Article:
Rest in Peace, Rosetta
Rosetta, after a 10-year space voyage, went to its final resting place this morning during a controlled collision with the object of its affection, Comet 67P.
In 2014, Rosetta sent its only companion, Philae, a small comet-lander to the comet surface. Philae was intended to live on the comet for the life of the mission, however, it was critically damaged on landing and managed to send data to Rosetta for more than two days before its batteries went dead.
Together, Rosetta and Philae sent back over 100,000 photographs and stacks of scientific data to Earth.
In heroic fashion, Rosetta sent high-resolution photographs to Earth until it reached its final resting place.
The photograph below is the last full-field photograph sent by Rosetta as it was about 29 km away from the comet and approaching at a velocity of 1 meter per second – about walking speed.
Comet 67P is a small comet, only about 2.5 miles long and shaped like a rubber duck with two lobes connected at the neck. It orbits the Sun every 6.5 years at a velocity of 84,000 miles per hour.
As Rosetta nuzzles into its final resting place, we should remember what Rosetta did for our understanding of our solar system. It confirmed that comets are made from a low-density collection of frozen water (ice), stone, rock dust, ammonia, carbon dioxide, and methane.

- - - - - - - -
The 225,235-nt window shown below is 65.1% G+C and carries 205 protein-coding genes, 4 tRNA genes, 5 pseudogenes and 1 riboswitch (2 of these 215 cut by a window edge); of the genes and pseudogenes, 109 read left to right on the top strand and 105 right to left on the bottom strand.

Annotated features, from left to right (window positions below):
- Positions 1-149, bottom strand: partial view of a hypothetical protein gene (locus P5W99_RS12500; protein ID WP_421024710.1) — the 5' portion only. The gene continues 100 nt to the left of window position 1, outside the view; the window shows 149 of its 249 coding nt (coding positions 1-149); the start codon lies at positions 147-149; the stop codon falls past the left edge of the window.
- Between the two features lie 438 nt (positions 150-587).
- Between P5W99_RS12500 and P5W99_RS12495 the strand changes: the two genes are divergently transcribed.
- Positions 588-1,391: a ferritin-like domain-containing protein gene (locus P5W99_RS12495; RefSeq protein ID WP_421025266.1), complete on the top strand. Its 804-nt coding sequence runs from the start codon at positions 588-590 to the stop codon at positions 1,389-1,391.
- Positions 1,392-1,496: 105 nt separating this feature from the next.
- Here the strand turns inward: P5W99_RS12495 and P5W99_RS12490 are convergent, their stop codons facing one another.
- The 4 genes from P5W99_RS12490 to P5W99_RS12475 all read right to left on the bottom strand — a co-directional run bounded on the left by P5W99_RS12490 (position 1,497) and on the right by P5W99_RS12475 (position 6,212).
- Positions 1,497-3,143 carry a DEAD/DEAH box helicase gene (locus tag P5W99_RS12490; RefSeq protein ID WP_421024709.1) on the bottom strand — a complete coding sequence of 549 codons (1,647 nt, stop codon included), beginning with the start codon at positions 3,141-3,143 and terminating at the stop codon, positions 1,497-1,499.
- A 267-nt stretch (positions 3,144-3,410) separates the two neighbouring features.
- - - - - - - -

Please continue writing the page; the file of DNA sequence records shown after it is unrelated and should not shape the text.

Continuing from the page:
Rosetta re-defined comets as “snowy-dirtballs” made from the gentle collisions of low-density material left in space after the massive planets had formed about 4 billion years ago. The Sun causes ice on 67P to sublimate in forceful vents that eject water vapor and dust into space forming the comet’s tail.
Rosetta was a Cooperative Effort
As we say good night to Rosetta, we might reflect on the incredible degree of technical sophistication and human effort required to put this worthy machine into orbit around a small comet located about 40 million miles away from Earth and then ride with that comet for two years as it flew by the Sun.
The mission was a combined effort of 14 European nations and the United States. We can only hope for similar levels of cooperation and sophistication as we deal with technical and non-technical issues profoundly affecting our future.
This is the final transmission from Rosetta.
[All photos adapted from http://www.esa.int/ESA]
Rosetta’s Last Hour in Video
The video below is a snippet of Rossett’s last hour before it landed on Comet 67P and some of Rosetta’s historic flight spoken by some of the scientists involved in the mission.
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